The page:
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The University of Southampton
Economic, Social and Political Sciences

Advanced Statistical Methods in Epidemiology - 3 day course Event

Origin:
Mathematical Sciences
Date:
4 - 6 February 2013
Venue:
The course will be held at: Southampton Statistical Sciences Research Institute Building 39, University of Southampton, Southampton SO17 1BJ. Participants will need to make their own accommodation arrangements.

For more information regarding this event, please telephone Nicole Thompson - Vassel on +44 (0) 023 8059 9036 or email ProfessionalTraining.FSHS@soton.ac.uk .

Event details

This course will focus on the application of statistical methods specially developed for epidemiological study data. Topics will include the basic disease occurrence measures of prevalence and incidence with their role in surveillance including standardization, Mantel-Haenszel estimation of various effect measures including the risk ratio and risk difference for cohort studies and the odds ratio for case-control studies as well as Poisson and logistic regression to adjust for potential confounders simultaneously. The course will also include elements of time-to-event analysis including Kaplan-Meier estimation and Cox' proportional hazards model for confounder adjustment. The course will include a mixture of lectures and practical workshops using the software STATA.

This course is run by Southampton Statistical Sciences Research (S3RI). For more information about S3RI and their short courses please visit their courses pages here.

Course Objectives:

By the end of the course participants should:

  • Have a practical understanding of the ideas and methods of modelling analyzing epidemiological data arising from different epidemiologic designs, and know when their use is appropriate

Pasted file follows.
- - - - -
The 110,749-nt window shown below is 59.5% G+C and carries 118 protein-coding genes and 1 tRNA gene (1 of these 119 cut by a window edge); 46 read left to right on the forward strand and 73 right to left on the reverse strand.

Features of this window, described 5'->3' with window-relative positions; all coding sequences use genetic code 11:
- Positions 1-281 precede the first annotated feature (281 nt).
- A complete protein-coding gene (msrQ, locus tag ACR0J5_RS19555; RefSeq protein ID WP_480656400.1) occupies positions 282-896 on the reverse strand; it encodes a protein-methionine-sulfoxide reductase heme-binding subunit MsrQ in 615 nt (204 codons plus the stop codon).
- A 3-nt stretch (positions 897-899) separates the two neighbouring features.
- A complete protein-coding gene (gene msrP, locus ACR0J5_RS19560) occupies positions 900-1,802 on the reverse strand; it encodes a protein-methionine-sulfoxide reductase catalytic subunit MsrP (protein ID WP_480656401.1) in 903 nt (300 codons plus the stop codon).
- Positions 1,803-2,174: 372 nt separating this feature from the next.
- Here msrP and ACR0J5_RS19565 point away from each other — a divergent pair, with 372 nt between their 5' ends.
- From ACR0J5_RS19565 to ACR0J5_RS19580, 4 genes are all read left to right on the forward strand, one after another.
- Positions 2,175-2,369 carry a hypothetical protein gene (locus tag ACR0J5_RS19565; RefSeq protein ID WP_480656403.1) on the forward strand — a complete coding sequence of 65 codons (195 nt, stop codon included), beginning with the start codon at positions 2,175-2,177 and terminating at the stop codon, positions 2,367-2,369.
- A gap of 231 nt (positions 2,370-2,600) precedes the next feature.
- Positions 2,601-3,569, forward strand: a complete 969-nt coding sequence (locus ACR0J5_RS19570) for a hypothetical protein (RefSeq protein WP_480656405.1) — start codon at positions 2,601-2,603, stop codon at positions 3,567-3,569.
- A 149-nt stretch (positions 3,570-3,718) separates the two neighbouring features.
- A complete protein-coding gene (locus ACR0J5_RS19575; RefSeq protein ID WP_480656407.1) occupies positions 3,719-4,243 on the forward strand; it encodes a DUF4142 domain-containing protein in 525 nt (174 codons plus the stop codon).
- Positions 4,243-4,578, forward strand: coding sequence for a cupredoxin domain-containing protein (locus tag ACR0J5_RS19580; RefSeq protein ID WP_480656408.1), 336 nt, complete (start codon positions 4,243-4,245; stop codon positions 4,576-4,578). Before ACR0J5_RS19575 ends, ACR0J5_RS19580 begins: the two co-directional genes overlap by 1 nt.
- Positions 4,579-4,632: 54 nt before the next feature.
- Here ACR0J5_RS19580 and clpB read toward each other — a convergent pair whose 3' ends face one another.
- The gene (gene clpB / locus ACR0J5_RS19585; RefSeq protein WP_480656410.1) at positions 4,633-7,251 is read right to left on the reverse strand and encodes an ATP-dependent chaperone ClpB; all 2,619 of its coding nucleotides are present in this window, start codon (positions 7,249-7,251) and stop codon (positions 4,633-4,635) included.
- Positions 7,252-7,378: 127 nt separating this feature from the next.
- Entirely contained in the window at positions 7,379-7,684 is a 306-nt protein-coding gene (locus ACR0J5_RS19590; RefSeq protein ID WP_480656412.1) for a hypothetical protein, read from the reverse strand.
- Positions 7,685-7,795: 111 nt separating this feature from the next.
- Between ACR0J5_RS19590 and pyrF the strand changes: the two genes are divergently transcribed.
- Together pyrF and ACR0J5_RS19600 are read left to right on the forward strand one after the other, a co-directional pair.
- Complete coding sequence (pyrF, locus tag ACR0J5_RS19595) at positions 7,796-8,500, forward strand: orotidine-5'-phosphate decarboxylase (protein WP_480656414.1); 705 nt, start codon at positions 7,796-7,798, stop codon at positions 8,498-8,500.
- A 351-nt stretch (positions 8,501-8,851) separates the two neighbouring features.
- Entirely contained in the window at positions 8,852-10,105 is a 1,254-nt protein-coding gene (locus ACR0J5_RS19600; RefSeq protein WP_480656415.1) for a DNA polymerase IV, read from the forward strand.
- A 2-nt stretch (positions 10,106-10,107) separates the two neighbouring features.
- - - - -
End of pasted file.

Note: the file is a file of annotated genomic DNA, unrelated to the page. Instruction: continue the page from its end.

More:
• Have a detailed understanding of how to critically interpret results from epidemiological data analysis
  • Gain a working knowledge of the epidemiological parts of the package STATA
  • Be able to apply these methods to epidemiologic data arising from diverse epidemiological designs
Course Content:
  • Measures of disease occurrence including standardization (day 1)
  • Epidemiological study types and estimable effect measures (day 1)
  • Effect measures including risk ratio, risk difference and odds ratio including their nonparametric estimation under confounding using Mantel-Haenszel techniques (day 1 - day 2)
  • Poisson and logistic regression modelling for dealing with several confounders (day 2)
  • Kaplan-Meier estimation for time-to-event data (day 3)
  • Cox' proportional hazards model (day 3)

The course will have a practical emphasis with computer workshops allowing participants to work through examples using the STATA software.

Target Audience:

The course is aimed at researchers who want to perform statistical modeling and analysis of epidemiological study data. Participants may be academic researchers in the medical and health or social sciences or may work in government, pharmaceutical industry, or other parts of the private sector.
Pre-requisites:
Participants are expected to have a good working knowledge of simple statistical methods, including a good understanding of estimation of parameters including confidence intervals, hypothesis testing and p-values. No familiarity with the software STATA is required.